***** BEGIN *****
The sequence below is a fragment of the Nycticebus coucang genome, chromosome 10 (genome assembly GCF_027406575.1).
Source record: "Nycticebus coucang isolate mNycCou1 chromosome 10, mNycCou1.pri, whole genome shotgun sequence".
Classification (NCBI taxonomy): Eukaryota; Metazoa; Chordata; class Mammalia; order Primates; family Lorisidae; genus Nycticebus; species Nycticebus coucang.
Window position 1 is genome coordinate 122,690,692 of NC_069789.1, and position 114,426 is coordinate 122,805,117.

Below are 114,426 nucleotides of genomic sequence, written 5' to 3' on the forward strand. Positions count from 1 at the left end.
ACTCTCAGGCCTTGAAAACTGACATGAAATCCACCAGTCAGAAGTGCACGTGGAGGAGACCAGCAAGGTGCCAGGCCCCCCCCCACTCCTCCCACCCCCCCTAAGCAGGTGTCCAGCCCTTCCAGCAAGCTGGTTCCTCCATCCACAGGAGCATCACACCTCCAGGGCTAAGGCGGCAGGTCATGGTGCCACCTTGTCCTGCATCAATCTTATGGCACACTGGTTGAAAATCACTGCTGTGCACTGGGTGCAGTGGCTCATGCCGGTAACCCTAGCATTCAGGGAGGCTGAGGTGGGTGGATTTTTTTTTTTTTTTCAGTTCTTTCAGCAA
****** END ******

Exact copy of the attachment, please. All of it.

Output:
The sequence below is a fragment of the Nycticebus coucang genome, chromosome 10 (genome assembly GCF_027406575.1).
Source record: "Nycticebus coucang isolate mNycCou1 chromosome 10, mNycCou1.pri, whole genome shotgun sequence".
Classification (NCBI taxonomy): Eukaryota; Metazoa; Chordata; class Mammalia; order Primates; family Lorisidae; genus Nycticebus; species Nycticebus coucang.
Window position 1 is genome coordinate 122,690,692 of NC_069789.1, and position 114,426 is coordinate 122,805,117.

Below are 114,426 nucleotides of genomic sequence, written 5' to 3' on the forward strand. Positions count from 1 at the left end.
ACTCTCAGGCCTTGAAAACTGACATGAAATCCACCAGTCAGAAGTGCACGTGGAGGAGACCAGCAAGGTGCCAGGCCCCCCCCCACTCCTCCCACCCCCCCTAAGCAGGTGTCCAGCCCTTCCAGCAAGCTGGTTCCTCCATCCACAGGAGCATCACACCTCCAGGGCTAAGGCGGCAGGTCATGGTGCCACCTTGTCCTGCATCAATCTTATGGCACACTGGTTGAAAATCACTGCTGTGCACTGGGTGCAGTGGCTCATGCCGGTAACCCTAGCATTCAGGGAGGCTGAGGTGGGTGGATTTTTTTTTTTTTTTCAGTTCTTTCAGCAA